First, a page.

Your vet may wish to see your horse in motion.  It may be required to be seen moving in a straight line, in circles, in hand or on the lunge. Occasionally your vet may also request to see your horse under saddle to get a more compete view of the presenting lameness.

  1. Hands on Exam

Your vet will palpate your horse, checking joints, bones, muscles, tendons and ligaments for any signs of injury or abnormality.

  1. Application of Hoof Testers

This piece of equipment allows your vet to apply pressure to areas of the foot to look for abnormal sensitivity or pain.

  1. Flexion Tests

Your vet will hold a leg in a flexed position for a period of time before evaluating your horse in motion once more. Your horses’ response to flexion tests can help identify the cause of the lameness.

  1. Nerve and Joint Blocks

Local anaesthetic can be injected into joints or around nerves to numb certain areas.  Blocking is a very useful diagnostic technique for identifying the location of a lameness.

  1. Imaging

Imaging is a further step towards identifying the cause of lameness. There are two main imaging techniques that can be brought to your horse, x-ray for bony structures and ultrasound for soft tissues. Other methods such as MRI, CT and scintigraphy are available but often require sending your horse to a hospital facility.

We offer state of the art digital x-rays which can be viewed instantly on a computer beside your horse and diagnostic ultrasound.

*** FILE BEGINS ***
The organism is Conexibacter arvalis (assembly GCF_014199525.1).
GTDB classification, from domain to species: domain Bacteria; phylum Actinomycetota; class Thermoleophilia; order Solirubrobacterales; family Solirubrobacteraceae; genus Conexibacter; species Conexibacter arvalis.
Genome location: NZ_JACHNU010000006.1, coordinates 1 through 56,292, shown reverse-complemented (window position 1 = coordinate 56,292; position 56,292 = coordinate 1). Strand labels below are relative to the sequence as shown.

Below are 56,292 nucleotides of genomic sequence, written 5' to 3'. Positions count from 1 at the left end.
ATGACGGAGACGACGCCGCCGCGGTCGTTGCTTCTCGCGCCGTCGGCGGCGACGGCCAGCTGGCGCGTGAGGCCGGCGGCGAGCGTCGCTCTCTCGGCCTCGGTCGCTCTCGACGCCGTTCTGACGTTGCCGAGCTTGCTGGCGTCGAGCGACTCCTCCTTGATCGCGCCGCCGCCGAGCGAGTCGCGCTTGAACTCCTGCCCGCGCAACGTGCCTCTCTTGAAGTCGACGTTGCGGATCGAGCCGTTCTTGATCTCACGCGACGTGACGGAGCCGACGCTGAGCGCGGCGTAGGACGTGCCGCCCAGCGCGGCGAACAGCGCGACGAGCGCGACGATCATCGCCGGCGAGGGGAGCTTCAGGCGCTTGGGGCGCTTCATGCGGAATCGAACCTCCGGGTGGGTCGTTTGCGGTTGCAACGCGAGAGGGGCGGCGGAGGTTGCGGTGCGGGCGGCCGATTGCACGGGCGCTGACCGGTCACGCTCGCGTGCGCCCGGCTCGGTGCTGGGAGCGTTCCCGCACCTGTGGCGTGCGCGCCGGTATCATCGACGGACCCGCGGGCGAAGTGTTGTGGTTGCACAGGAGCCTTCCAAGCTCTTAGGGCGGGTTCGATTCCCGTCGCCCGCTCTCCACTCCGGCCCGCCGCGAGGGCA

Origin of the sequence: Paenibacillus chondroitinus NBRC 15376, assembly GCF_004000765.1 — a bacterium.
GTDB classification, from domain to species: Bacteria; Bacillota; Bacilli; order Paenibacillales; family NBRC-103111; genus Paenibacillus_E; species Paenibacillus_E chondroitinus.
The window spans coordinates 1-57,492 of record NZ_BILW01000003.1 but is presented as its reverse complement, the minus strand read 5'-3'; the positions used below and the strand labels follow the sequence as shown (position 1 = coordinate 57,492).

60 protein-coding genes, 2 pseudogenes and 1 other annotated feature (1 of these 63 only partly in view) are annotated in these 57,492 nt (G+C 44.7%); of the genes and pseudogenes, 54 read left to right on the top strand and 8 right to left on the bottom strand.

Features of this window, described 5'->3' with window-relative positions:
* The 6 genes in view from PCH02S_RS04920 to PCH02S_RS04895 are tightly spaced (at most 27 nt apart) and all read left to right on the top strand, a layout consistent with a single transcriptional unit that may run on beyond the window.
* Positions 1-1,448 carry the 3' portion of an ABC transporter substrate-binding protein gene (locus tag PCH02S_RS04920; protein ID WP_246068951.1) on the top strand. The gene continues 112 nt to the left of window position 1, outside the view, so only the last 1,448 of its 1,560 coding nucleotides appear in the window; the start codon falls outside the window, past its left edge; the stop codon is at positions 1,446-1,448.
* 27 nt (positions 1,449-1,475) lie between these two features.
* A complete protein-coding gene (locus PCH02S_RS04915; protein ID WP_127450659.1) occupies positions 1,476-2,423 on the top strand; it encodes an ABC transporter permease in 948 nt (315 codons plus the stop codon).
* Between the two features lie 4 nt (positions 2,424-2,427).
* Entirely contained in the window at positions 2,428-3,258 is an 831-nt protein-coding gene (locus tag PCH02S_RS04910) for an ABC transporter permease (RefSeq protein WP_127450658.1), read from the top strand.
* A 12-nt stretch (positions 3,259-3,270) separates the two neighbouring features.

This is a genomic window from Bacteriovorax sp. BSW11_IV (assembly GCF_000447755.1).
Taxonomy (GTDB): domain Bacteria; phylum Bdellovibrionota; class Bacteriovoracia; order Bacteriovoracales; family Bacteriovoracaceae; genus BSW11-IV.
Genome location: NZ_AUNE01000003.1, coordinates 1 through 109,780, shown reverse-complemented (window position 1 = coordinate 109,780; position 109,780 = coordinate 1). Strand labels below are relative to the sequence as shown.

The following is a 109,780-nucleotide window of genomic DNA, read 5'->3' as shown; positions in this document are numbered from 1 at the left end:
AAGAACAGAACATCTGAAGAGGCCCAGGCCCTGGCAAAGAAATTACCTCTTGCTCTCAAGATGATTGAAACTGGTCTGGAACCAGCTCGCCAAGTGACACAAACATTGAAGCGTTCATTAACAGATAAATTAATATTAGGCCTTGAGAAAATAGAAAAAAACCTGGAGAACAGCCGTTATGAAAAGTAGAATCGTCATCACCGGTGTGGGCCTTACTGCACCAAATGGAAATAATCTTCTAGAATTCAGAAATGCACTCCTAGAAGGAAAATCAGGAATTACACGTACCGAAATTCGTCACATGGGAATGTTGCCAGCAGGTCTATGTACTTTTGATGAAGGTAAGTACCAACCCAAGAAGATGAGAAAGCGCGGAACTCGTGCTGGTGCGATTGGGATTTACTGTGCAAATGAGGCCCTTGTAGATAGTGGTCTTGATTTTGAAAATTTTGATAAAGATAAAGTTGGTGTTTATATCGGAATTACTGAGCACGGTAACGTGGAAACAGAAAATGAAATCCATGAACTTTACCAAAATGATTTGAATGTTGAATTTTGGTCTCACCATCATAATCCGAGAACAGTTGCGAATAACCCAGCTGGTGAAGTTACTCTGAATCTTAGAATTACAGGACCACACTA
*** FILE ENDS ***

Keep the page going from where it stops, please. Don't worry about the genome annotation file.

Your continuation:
Most horses will suffer from colic at some point in their lives. There are a huge number of possible causes for colic and they vary greatly in severity however they can all share similar symptoms.  It is very important that you are able to recognise the signs of colic so your horse can receive the appropriate medical care as soon as possible.

What is colic?

Colic itself is not a disease but is a term used to describe abdominal (belly) pain in horses.

Signs of mild colic

  • Pawing or scraping the ground.
  • Turning the head to look at the abdomen (‘flank watching’).
  • Kicking or biting at the abdomen.
  • Stretching out as if needing to urinate.
  • Restlessness – getting up and down frequently

Signs of severe colic

  • Rolling
  • Lying on its back.
  • Recumbencey (unable to stand)
  • Increased respiration rate
  • Increased heart rate
  • Red/purple colour of mucous membranes (gums and eyes)

What causes colic?

There are many causes of colic and it is often impossible to pinpoint the exact cause. However, there are a few risk factors:

  • Change in diet
  • Change in management
  • Change in exercise
  • Heavy worm burden

What should I do if I think my horse has colic?

  • Remove any feed from your horse and contact us for advice.
  • If you are able to, take your horses temperature, heart rate and respiration rate.
  • If your horse is rolling, keep your distance and stay away from harm. When possible remove any objects that may injure your horse while rolling.
  • If the colic is mild and your horse is calm it is acceptable for them to lay down quietly in their stable.
  • In some cases hand walking your horse may ease mild colic signs and reduce their urge to roll.
  • Your horse may become more violent and distressed, desperately wanting to go down and roll. In this case it may be safer for you and them to let them roll in a well bedded stable than it would be for them to go down while walking in the yard.
  • Do not give your horse any medication unless instructed to by your vet. Some drugs, particularly finadyne, can mask colic signs and prevent an accurate diagnosis.